An oil painting entitled Launch of the County of Roxburgh from Barclay Curle's Shipyard 1886 by John MacNiven (1849-1894). The ship is pictured slipping into the river in the distance, right, beyond the paddle steamer.
The County of Roxburgh was a four-masted full-rigged iron merchant ship that was built for the shipping company R & J Craig of West George Street. Launched in June 1886 from Barclay, Curle & Co's Clydeholm Shipyard at Whiteinch, she was intended for the Indian jute trade. The ship was wrecked in February 1906 on the Takaroa Atoll in the Tuamotu Archipelago, Polynesia, on a voyage from Caldera in Chile to Melbourne, Australia. Having lost her sails she drifted in a severe storm and could not avoid the atoll's reefs. At the beginning of the 21st century, the rusting wreck remains beached on the atoll shore.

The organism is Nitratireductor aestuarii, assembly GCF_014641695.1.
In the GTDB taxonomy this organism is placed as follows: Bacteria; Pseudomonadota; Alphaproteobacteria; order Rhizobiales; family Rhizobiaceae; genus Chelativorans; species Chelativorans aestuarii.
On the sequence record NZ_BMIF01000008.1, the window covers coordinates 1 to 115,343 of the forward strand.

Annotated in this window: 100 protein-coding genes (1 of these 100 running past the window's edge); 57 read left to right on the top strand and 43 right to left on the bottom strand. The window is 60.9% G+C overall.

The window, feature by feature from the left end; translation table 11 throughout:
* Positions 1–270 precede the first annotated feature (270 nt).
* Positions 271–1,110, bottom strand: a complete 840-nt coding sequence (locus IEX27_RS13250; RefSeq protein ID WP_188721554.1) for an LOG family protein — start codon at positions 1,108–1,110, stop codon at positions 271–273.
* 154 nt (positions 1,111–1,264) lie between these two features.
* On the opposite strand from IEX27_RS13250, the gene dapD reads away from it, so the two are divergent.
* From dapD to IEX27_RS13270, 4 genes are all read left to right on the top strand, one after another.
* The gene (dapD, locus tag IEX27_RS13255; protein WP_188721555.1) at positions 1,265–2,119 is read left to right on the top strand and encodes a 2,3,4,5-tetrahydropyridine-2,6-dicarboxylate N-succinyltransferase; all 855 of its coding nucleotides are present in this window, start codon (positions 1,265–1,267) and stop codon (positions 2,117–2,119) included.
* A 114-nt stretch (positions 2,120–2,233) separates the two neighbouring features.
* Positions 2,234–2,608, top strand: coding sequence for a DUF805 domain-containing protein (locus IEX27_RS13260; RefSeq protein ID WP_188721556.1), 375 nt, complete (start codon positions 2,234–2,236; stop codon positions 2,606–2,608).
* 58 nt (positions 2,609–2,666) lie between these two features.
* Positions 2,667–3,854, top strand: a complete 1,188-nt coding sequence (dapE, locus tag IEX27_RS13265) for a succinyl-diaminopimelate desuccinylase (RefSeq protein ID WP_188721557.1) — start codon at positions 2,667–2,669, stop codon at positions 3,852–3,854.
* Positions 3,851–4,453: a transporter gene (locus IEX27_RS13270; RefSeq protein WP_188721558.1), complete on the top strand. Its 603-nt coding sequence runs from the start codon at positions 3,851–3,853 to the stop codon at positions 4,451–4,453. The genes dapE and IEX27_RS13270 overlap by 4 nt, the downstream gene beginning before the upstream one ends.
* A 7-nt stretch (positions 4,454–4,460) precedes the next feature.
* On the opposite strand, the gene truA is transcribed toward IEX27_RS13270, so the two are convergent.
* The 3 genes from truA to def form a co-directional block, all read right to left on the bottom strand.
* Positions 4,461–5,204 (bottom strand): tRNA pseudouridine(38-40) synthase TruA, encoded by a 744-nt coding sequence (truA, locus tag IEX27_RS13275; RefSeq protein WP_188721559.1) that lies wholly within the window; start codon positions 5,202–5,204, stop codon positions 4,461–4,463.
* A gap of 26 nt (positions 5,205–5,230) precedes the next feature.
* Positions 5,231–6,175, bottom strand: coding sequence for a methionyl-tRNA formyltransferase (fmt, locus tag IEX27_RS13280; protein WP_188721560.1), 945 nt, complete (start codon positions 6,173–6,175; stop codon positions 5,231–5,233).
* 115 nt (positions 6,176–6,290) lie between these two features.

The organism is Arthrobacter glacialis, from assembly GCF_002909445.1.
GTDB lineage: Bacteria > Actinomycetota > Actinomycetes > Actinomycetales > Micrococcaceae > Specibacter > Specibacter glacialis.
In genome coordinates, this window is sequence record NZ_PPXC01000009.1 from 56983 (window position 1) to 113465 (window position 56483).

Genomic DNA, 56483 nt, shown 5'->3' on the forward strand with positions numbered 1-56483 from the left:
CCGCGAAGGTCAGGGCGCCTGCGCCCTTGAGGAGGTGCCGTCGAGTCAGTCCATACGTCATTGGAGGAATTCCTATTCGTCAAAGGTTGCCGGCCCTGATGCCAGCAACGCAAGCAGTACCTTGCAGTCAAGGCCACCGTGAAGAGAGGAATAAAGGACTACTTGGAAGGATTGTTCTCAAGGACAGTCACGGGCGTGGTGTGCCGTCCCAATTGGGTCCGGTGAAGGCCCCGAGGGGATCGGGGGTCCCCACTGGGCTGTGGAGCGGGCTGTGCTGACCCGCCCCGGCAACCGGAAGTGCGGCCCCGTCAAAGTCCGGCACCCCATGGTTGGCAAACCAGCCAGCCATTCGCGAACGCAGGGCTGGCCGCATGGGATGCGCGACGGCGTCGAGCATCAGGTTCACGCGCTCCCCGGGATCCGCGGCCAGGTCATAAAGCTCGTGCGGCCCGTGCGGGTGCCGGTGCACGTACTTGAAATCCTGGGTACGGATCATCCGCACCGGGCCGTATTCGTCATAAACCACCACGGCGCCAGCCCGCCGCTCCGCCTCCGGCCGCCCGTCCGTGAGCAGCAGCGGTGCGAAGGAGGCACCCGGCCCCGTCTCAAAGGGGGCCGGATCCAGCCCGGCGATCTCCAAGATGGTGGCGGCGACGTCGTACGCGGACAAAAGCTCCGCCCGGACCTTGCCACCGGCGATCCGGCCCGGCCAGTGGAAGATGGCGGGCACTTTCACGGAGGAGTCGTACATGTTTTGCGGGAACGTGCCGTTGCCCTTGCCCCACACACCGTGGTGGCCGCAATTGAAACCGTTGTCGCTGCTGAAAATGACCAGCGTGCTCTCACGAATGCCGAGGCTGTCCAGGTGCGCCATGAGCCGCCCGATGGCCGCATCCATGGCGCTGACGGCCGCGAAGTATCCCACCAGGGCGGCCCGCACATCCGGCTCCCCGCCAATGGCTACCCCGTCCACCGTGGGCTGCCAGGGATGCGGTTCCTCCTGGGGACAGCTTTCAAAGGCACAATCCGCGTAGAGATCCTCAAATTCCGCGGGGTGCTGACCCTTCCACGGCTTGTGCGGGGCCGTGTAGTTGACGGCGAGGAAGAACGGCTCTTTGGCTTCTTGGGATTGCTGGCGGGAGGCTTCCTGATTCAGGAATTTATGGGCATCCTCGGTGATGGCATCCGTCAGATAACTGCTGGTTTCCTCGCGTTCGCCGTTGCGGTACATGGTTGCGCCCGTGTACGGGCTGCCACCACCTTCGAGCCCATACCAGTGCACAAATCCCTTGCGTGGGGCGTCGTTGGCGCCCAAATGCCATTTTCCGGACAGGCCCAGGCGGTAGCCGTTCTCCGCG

A crowd is watching the launch on the left of the picture, from a section of the old towpath that stretched from Renfrew to Glasgow along the south bank of the River Clyde.
Reproduced with the permission of Glasgow City Council, Glasgow Museums
Barclay, Curle & Co, barques, Clydeholm Shipyard, County of Roxburgh, crowds, jute, merchant ships, oil paintings, paddle steamers, R & J Craig, River Clyde, sailing ships, ship launches, shipyards, towpaths